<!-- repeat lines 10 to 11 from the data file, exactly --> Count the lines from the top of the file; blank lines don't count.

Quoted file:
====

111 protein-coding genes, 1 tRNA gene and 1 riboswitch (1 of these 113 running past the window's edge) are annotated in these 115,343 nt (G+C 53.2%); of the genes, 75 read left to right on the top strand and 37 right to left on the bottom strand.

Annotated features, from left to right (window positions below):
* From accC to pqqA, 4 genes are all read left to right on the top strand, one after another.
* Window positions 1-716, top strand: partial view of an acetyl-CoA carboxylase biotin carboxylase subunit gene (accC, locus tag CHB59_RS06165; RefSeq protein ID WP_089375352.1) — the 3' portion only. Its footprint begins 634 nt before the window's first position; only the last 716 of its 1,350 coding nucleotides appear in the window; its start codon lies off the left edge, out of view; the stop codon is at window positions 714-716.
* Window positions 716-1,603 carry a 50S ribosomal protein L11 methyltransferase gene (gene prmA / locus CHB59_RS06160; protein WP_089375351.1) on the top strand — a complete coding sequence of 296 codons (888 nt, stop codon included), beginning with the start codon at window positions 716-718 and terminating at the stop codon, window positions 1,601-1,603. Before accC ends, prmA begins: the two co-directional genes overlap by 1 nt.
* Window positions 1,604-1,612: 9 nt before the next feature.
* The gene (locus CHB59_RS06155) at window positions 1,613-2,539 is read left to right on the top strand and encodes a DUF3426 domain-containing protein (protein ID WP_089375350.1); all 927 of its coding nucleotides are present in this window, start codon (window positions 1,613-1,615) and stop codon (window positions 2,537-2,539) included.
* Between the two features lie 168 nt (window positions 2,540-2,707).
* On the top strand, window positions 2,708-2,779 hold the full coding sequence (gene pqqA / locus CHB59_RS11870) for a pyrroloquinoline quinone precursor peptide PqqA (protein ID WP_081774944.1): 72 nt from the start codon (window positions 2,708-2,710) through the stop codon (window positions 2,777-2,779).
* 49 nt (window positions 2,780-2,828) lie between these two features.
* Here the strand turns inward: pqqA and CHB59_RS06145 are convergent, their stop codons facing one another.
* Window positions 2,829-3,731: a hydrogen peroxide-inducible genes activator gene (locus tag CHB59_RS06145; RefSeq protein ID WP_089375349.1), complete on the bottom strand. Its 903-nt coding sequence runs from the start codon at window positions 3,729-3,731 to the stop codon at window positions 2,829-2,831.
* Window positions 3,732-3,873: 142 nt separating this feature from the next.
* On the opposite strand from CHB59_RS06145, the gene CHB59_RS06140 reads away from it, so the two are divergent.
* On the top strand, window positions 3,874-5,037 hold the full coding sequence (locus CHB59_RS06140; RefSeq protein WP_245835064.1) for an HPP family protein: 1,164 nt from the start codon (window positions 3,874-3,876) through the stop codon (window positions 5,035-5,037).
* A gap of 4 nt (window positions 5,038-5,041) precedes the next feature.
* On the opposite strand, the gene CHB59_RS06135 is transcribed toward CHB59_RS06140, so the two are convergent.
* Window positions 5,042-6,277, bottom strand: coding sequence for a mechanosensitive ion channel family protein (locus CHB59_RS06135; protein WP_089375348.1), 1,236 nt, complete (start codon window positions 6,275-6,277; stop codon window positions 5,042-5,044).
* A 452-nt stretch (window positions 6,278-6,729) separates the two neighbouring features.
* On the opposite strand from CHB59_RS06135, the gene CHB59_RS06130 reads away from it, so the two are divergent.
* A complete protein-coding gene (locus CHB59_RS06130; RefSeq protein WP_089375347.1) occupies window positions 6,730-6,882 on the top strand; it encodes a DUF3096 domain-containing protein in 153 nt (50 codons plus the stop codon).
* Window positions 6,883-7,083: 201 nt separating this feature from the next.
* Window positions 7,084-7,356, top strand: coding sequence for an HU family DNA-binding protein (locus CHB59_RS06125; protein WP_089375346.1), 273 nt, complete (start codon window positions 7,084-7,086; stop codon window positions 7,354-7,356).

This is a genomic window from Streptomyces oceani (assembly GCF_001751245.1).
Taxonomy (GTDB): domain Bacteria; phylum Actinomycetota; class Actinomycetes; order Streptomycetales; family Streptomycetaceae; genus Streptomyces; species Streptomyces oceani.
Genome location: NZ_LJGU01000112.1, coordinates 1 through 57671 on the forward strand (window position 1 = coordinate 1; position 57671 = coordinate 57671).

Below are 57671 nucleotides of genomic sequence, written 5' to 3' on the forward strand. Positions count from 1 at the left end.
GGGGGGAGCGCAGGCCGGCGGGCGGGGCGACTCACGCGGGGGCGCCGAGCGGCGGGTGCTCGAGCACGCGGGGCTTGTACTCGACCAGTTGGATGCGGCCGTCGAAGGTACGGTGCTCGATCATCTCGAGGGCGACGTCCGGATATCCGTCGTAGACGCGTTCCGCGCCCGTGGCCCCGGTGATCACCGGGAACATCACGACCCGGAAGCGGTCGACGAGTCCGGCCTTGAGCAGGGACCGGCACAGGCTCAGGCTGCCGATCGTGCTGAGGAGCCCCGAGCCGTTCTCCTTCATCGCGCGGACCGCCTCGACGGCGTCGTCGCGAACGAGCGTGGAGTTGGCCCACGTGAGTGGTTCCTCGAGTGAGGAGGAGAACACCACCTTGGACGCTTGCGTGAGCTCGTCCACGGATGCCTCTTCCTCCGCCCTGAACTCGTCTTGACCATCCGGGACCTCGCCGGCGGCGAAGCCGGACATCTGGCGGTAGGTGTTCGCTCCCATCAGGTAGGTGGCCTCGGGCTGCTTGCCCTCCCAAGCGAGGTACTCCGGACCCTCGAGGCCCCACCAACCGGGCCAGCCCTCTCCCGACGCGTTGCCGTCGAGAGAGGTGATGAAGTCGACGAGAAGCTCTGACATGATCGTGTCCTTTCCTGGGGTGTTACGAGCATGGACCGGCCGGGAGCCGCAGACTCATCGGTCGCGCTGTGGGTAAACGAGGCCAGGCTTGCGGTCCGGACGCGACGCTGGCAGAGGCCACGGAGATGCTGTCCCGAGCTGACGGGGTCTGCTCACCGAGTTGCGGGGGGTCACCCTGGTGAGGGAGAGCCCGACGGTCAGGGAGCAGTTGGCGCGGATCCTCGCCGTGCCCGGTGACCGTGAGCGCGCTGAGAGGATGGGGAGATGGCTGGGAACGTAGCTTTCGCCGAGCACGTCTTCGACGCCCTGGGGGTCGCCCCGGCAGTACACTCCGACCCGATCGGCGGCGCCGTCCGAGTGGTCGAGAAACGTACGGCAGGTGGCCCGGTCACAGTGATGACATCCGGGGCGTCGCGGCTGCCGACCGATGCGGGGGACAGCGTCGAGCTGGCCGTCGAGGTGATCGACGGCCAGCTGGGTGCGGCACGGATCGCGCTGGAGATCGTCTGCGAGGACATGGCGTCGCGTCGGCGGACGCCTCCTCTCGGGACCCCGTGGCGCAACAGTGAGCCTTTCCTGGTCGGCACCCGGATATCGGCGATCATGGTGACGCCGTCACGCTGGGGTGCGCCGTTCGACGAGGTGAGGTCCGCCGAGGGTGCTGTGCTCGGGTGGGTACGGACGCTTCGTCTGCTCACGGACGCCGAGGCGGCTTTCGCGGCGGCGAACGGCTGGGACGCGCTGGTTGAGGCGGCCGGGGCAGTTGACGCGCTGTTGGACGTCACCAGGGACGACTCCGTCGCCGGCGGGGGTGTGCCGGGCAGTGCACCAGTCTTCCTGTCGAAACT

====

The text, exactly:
* 49 nt (window positions 2,780-2,828) lie between these two features.
* Here the strand turns inward: pqqA and CHB59_RS06145 are convergent, their stop codons facing one another.